Professor WikipediaYou're free to watch the documentary on this link provide. It's about hour and a half long so do so when you have the time for it.
Home is a 2009 documentary by Yann Arthus-Bertrand. The film is entirely composed of aerial shots of various places around Earth. It shows the diversity of life on Earth and how humanity is threatening the ecological balance of the planet. The movie was released simultaneously on June 5th in cinemas all over the world, on DVD and on YouTube. Released on the same date in 50 countries is a world record for any film release in history. The film is 100% free, and no profits will be made from its release or future showings.
I want to dedicate this discussion to this documentary. Here's a list of question to think about:
What is your opinion on this documentary? Do you agree with it's message? Disagree? Are we doomed to destroy ourselves as the world becomes increasingly inhospitable thanks to our reckless ways of living or is this just some paranoid conspiracy rambling? What do you think needs to be done? Can we as a consumer affect the way that the corporate world works? Did this documentary wake you up to what's going on or is it just yesterdays news? Do you know of some clever innovation that's people are working on that could help the world become a cleaner place that you wish to share or are some of these new green technology just as bad as the old one?
Anyways, my two cents:
For anyone who loved the BBC Planet Earth series, you're going to love this movie. As the nice lady continues on telling us how we as humans have been naughty and inconsiderate to mother Earth, the scenery that we're shown is sometimes breathtaking. Personally, nothing I heard was something I hadn't heard before. At times it made me feel guilty because I have been complaining about being unemployed for a long time and thus being forced to live of unemployment benefits while several billion people are forced to starve and slave themselves for crumbs and drops.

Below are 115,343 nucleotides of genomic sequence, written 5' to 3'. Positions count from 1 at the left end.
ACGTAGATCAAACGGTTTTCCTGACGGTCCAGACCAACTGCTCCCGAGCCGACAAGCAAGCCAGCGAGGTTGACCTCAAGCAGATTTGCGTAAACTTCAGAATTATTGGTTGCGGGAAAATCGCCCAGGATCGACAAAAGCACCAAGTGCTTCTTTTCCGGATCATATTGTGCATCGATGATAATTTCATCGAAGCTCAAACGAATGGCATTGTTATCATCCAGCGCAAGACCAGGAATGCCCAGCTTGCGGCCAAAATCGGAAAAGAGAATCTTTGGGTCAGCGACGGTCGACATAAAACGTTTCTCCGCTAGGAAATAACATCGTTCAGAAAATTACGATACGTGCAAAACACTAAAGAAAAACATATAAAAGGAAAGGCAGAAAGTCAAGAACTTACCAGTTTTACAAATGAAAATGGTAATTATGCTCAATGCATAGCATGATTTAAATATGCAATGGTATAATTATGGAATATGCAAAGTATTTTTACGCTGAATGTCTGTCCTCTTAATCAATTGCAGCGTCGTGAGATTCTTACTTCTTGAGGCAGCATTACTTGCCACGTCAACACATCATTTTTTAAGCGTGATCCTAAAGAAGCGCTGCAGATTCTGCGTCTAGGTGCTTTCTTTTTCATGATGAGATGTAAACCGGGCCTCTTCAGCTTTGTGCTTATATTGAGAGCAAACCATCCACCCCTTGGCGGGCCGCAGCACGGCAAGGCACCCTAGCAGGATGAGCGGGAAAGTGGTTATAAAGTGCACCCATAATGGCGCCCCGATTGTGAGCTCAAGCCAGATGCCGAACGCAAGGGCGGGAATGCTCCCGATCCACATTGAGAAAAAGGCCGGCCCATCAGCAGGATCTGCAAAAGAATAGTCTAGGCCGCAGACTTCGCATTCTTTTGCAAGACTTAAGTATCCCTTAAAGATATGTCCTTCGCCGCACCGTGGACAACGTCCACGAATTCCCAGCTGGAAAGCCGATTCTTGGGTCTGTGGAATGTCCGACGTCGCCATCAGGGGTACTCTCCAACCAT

For a long time, I've been appalled by the way cattle and other livestock is raised in some industrialized worlds who's names will not be mentioned. I really wish people would cut down on meat consumption so that we could move over to more organic methods of livestock raising.
There's one type of technology that's not mentioned in this movie. Technology that's being experimented with around where I live. As of now, small factories are being produced next to aluminum smelters that are responsible for most of our CO2 release. The aim is to hook them up with the exhaust fumes and transform it into Methanol fuel for cars. If it's successful it will drastically decrease our CO2 release and cut our dependency on foreign bought oil which is a good thing. Eventually it could mean that we end up with surplus that we can sell out to neighboring countries. Of course I understand that once the Methanol is burned in cars, it will produce the pollution that we initially prevented from being released from those plants in the first place but it's a clever way to decrease our oil consumption by using pollution that we were gonna spill into the air anyways.